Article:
Savvy restauranteurs and coffee shop owners know restaurant noise is a problem and often ask, “How can I make my restaurant quieter?”
Restaurants are notoriously noisy. Furthermore, many restaurants don’t realize the potential business that they are losing to hard-of-hearing patrons who, rather than speak up about the noise or ask for accommodations, just stop going out to eat.
Are restaurant noise complaints a problem for your restaurant or café?
The World Health Organization shares that 33% of people over the age of 65 have hearing loss. Moreover, for people of all ages, sensory overload is a common problem. This easily makes up a good portion of your clientele for an eatery, pub or bar.
Subsequently, seniors are often left wondering, “Where can I find quiet restaurants?” It is important to know that hearing aids do not solve the problem. Many people with hearing loss who wear hearing aids are left wondering, “Why are restaurants so much louder now?” Simply put, hearing aids amplify all the sounds. Customers are worried, “Are noisy restaurants harmful to your health?”. We encourage you to be the restaurant that makes the simple and easy changes to allay and eliminate this fear.
A Better Restaurant Experience for Seniors with Hearing Loss
Research shows that people who are hard of hearing often simply avoid eating at restaurants, which creates social isolation and a sense of exclusion. Additionally, if you’re a restauranteur, the lost revenue may be significant.
At Sensory Friendly Solutions, we conducted a survey in May 2020:
- More than 60% of respondents reported that noise was a factor in choosing where to eat out. More than 40% of respondents said that noise was a very important factor when picking a restaurant.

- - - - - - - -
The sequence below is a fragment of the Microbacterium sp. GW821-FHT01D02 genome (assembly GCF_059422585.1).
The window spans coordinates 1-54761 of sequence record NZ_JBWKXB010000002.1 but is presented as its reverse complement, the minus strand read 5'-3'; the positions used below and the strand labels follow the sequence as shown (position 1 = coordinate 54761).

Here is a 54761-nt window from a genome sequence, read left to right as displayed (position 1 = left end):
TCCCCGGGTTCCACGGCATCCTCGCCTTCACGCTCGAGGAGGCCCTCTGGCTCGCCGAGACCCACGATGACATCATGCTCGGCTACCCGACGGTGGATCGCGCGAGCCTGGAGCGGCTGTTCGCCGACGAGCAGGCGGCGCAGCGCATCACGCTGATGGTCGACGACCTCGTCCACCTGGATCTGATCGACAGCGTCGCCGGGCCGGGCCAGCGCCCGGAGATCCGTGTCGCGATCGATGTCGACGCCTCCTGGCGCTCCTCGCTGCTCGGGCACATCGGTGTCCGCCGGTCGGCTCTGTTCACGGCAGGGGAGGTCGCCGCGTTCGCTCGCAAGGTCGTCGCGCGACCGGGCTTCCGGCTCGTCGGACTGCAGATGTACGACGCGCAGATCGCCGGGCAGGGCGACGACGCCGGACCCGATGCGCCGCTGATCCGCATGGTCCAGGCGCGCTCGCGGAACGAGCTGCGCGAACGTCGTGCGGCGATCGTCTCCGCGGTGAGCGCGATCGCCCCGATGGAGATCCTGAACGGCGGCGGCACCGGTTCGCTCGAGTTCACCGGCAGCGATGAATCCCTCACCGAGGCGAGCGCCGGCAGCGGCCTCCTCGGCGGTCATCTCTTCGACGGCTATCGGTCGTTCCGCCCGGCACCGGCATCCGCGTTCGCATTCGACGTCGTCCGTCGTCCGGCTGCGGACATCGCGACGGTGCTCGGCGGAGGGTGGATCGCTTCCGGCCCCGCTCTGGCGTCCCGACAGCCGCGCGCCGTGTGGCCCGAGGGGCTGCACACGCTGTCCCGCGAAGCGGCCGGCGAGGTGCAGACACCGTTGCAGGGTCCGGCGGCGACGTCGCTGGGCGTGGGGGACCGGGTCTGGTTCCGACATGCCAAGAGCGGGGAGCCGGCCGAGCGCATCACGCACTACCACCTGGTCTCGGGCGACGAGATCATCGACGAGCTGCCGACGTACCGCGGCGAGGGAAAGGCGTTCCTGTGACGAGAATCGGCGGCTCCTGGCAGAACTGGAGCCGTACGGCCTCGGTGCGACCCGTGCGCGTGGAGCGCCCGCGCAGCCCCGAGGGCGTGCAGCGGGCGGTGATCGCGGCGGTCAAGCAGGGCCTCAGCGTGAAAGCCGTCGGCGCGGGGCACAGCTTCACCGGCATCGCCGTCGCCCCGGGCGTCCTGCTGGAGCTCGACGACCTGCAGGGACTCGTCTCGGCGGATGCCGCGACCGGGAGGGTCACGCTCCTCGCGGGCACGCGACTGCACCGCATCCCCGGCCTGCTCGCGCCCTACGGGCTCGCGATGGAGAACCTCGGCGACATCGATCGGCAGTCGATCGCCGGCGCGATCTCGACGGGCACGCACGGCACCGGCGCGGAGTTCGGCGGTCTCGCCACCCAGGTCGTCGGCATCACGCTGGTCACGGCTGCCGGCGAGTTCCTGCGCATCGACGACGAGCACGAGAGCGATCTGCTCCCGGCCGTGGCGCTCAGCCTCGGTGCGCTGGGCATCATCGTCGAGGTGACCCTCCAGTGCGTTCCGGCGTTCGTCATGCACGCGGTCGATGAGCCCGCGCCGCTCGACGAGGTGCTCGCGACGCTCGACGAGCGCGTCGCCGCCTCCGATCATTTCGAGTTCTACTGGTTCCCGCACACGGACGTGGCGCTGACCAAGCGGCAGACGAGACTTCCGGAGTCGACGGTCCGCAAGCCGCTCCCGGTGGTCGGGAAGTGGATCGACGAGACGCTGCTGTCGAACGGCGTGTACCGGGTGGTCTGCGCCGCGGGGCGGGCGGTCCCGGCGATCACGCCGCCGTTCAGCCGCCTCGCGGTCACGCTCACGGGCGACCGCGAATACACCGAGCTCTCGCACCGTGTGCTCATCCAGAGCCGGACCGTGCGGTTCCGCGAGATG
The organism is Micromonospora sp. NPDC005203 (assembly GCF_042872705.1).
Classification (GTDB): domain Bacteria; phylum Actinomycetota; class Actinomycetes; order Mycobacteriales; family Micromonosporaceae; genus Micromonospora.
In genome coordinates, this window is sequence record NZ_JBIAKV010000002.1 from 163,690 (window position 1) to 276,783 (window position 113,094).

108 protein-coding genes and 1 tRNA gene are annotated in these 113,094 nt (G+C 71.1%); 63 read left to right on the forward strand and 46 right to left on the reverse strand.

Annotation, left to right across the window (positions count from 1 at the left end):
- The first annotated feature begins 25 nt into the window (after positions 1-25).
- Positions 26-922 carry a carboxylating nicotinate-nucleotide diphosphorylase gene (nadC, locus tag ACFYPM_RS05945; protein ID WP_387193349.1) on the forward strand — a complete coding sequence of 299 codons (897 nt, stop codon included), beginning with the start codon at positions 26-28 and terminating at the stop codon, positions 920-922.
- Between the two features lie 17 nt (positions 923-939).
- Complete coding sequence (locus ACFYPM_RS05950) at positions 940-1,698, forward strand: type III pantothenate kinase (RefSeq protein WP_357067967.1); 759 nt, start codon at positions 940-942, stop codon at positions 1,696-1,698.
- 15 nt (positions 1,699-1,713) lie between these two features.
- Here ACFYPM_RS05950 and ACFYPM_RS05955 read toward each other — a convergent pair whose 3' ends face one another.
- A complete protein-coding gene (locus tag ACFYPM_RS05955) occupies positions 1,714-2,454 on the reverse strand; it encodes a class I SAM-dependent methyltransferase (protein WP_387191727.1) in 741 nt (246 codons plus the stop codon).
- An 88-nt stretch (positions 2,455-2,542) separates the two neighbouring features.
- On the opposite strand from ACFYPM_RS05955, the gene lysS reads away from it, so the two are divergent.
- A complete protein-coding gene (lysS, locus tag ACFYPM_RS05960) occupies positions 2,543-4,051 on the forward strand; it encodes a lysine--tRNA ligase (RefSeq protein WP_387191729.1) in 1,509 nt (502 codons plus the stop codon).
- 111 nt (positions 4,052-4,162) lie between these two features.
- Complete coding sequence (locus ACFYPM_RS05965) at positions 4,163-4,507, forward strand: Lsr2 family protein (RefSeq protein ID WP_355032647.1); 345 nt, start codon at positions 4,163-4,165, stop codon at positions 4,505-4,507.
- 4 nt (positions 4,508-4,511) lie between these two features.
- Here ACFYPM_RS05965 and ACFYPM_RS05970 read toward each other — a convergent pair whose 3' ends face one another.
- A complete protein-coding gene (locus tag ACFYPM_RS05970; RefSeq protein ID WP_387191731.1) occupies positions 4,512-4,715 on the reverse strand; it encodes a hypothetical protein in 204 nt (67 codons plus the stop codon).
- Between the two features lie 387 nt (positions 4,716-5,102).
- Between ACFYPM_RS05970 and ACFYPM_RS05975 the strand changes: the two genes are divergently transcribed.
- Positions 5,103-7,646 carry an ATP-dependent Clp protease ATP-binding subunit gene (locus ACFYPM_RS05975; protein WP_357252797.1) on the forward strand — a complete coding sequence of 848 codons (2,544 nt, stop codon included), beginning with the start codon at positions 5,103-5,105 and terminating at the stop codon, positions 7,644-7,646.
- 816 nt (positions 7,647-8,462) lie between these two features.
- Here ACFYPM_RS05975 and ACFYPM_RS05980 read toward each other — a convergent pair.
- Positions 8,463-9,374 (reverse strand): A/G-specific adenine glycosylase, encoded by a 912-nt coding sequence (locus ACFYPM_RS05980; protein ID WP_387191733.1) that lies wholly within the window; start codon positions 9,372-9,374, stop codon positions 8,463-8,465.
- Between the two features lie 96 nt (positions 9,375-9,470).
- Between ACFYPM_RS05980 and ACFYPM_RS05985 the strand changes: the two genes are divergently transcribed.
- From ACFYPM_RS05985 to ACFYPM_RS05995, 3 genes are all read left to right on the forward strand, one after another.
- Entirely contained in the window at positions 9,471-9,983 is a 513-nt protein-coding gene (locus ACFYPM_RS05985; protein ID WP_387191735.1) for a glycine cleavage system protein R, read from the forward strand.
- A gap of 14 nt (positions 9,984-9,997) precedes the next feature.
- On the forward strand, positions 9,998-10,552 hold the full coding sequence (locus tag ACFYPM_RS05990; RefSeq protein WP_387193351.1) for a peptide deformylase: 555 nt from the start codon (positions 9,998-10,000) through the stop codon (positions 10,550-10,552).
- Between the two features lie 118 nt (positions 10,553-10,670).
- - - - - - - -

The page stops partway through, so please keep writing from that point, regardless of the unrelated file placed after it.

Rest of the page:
- 35% of survey respondents eat out once a week, and more than 40% eat out monthly.
- More than 45% of respondents spend between $101-$400 per month at restaurants.
“I definitely eat out less often because of my hearing loss. It’s not fun when you can’t participate with your friends.” – Survey respondent.
“If a restaurant is overly noisy, it creates anxiety, stress, and frustration. If I’m not able to enjoy a quiet meal and conversation, I might as well stay home.” – Survey respondent.
“Most of our clients do not advocate for themselves because it becomes exhausting. They simply opt not to go. They think, ‘I don’t need to fight that battle.’” – Heather Chandler, New Brunswick Deaf and Hard of Hearing.
“If there is loud music, kitchen noise or the ceiling is open… it makes it impossible to hear almost anything. I would choose not to eat there again.” – Survey respondent.
Hard of hearing people who eat out report feeling:
- In pain
There’s a Better Way Than Noisy Restaurants
You may be curious what are the most effective and low-cost changes you can make to your current restaurant to make it reduce noise levels. Good news! We created a 3-part user-friendly set of tips for seniors, their dining companions and restaurants.
Learn more about chair balls, chair socks and chair glides to reduce the noise from chairs scraping against the floor. Because being sensory-friendly is being senior-friendly. For more ideas on ways you can reduce noise in your restaurant, check out Second Skin’s blog post.
Finally, if your location or event is more than just a restaurant, consider things like senior shopping hours too.
Trish Hamilton is a 28-year radio veteran turned Digital Marketer. She has an extensive background in all things media and enjoys writing, editing, and blogging. She lives happily with her partner, Tim and three children, Allison (23), Lauren (16), and Emerson (6). Find her at E2M Marketing: https://e2mmarketingmedia.wordpress.com/